Cameron sets out 4 EU demands

cameron-europeThe BBC is reporting Cameron’s central ask of the EU as being

  • Protection of the single market for Britain and other non-euro countries
  • Boosting competitiveness by setting a target for the reduction of the “burden” of red tape
  • Exempting Britain from “ever-closer union” and bolstering national parliaments
  • Restricting EU migrants’ access to in-work benefits such as tax credits

These are all on themes that we have heard before. Missing are the unrealistic and wrong demands for an end to the free movement of labour, and for an opt-out from the social chapter. The latter would be a particularly foolish use of political capital when a future government might just opt back in for free.

The devil will be in the detail. EU migrants rights to welfare have been tested in the courts in other EU states too, and some greater clarity may be widely welcomed. Abandoning the contributory principle to the extent that we have puts the UK in a weaker position in refusing welfare to EU migrants than those member states which haven’t. This – differences in application of the contributory principle – is perhaps something that can be explicitly provided for without making a special case for the UK.

Overall, this ask is in the realm of the achievable – and if you believe half of the worst about the EU, then it is also a great and ambitious reform. It won’t satisfy the Europhobes, but nothing would.

Tim Farron comments

It looks like the Coalition has rubbed off on the Prime Minister. He has recognised that EU membership is critical to the UK’s security as well as prosperity. In places I thought Ken Clarke had become Prime Minister.

The Prime Minister must now stand up to the Europhobes on his backbenches and negotiate an acceptable package of changes and persuade the British public to support it.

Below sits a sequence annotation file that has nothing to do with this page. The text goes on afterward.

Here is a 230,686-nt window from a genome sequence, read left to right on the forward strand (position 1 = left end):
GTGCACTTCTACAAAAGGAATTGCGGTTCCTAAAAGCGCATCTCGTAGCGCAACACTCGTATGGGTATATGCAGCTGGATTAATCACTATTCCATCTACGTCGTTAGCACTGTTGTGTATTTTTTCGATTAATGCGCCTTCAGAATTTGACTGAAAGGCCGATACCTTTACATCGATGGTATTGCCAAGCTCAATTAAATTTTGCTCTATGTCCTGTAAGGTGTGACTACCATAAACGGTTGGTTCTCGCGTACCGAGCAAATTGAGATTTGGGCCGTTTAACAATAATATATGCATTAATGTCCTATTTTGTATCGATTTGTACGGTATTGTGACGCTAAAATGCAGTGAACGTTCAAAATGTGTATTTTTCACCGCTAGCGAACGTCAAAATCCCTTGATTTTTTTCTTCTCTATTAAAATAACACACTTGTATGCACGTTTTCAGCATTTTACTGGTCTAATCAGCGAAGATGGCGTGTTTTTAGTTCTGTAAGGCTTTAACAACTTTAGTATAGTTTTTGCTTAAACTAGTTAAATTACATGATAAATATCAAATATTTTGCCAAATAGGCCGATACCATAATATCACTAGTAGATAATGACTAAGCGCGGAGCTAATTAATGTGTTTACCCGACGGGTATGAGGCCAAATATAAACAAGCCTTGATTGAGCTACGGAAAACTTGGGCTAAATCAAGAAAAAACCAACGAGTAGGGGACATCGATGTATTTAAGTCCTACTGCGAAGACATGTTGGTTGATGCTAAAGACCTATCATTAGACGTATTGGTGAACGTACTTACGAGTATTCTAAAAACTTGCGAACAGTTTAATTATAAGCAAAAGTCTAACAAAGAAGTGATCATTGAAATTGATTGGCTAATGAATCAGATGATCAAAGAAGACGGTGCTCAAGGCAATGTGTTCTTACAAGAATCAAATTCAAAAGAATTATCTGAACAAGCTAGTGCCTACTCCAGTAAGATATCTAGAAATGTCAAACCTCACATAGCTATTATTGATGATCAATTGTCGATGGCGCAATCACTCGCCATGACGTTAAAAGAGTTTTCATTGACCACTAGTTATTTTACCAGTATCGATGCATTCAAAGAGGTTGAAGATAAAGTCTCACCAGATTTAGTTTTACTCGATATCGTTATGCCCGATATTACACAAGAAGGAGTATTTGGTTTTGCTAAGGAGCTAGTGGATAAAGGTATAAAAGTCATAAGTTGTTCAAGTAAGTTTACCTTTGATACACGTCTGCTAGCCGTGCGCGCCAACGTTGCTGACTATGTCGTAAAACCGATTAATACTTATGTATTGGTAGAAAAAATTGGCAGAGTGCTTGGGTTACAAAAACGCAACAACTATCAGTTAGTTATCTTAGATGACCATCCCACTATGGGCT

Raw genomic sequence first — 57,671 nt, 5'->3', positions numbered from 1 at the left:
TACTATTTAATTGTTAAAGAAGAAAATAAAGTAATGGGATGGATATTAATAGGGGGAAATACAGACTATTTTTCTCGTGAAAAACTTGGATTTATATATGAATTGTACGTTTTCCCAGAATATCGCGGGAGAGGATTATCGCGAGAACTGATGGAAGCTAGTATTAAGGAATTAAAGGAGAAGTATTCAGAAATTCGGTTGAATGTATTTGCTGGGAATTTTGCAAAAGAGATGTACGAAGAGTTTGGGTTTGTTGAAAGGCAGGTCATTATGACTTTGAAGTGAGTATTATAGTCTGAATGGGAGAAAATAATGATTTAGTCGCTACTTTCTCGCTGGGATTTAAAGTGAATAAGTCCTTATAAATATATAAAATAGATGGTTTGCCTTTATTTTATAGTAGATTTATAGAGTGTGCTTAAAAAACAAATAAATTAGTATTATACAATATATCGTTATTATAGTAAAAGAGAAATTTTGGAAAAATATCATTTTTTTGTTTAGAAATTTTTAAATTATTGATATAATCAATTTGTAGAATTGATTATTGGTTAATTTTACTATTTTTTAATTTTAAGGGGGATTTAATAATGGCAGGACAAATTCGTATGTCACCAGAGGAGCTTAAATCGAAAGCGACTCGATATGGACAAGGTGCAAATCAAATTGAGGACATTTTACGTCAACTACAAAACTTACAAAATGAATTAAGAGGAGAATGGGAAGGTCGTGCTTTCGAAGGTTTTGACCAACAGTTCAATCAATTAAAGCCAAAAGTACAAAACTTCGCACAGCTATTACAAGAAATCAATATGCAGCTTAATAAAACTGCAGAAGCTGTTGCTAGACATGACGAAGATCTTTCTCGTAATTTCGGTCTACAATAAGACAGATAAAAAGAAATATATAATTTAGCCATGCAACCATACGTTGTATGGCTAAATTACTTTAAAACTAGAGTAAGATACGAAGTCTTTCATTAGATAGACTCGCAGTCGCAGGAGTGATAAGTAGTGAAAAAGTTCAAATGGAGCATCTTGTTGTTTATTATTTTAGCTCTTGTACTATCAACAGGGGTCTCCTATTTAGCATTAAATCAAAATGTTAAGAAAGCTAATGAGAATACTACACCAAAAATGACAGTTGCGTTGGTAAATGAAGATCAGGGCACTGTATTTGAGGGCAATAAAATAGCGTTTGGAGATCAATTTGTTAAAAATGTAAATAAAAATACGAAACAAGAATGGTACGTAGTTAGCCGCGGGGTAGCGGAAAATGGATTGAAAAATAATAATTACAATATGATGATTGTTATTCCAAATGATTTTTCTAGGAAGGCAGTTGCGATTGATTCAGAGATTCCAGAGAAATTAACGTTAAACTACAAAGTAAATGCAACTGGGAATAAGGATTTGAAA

We recognise that there are no terms that the Prime Minister can renegotiate which will satisfy some on his right wing who are determined to leave the European Union. We hope he recognises it too.

His reputation and legacy as Prime Minister, rests on his ability to negotiate a package which retains our full engagement, cooperation and membership of the European Union. It is the liberal test and one, for all our sakes, he must pass.

Update: Full letter here.

* Joe Otten was the candidate for Sheffield Heeley in June 2017 and Doncaster North in December 2019 and is a councillor in Sheffield.

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38 Comments

  • Robert Wootton 10th Nov '15 - 1:23pm

    A central principle of the EU is the concept of Subsidiarity. The other ideal of the EU is to build cohesiveness amongst the member states. The powers that this government is after must apply to all the governments of the member states. Regarding benefits, the entitlement to national benefits must,be subject to an EU wide directive. Or the EU should pay the benefits or be reclaimed by national governments as a rebate on their membership contributions.

    However, I strongly believe that the EU as a whole should establish in law via the European Parliament an equitable Economic System that is sustainable and viable by not attempting to flout the systemic laws of viability that pertain to all organisations.

    Many ministers have used the phrase “not fit for purpose”. The organisation of national governments and of the EU structures themselves need to be re-designed according to the scientifically discovered Laws of Viability. The main law is the Law of Requisite Variety. I will leave it to others to design such a system. I have done my bit.

  • Richard Underhill 10th Nov '15 - 1:29pm

    An advert from Gatwick is obscuring part of the text.

  • OK – so the first one is fair enough. But I don’t agree with the other three. So if I vote to stay in, it will be on the basis of conditions I don’t accept and don’t agree with, while if I vote to leave, I’ll be voting for something I don’t accept and don’t agree with.

    Why can’t there be an option of “no change at all”?

  • “Boosting competitiveness by setting a target for the reduction of the “burden” of red tape”….When I read such statements I’m reminded of the ‘Horsemeat’ scandal…We only hear about red tape before ‘accidents’ occur; afterwards
    it’s an ‘unforseeable event’…..

  • “Overall, this ask is in the realm of the achievable – and if you believe half of the worst about the EU, then it is also a great and ambitious reform. It won’t satisfy the Europhobes, but nothing would.”

    That’s the problem – nothing short of “out” will satisfy the Europhobes. Rational argument certainly doesn’t seem to work.

    And I suspect we’ll find ourselves in “neverendum” territory if the vote is for the UK to stay in.

  • @Keith Legg – because Cameron didn’t have the backbone to stand up to his own party and promised them a referendum.

    Osborne in the same position would probably have arranged a series of “tragic accidents” 😉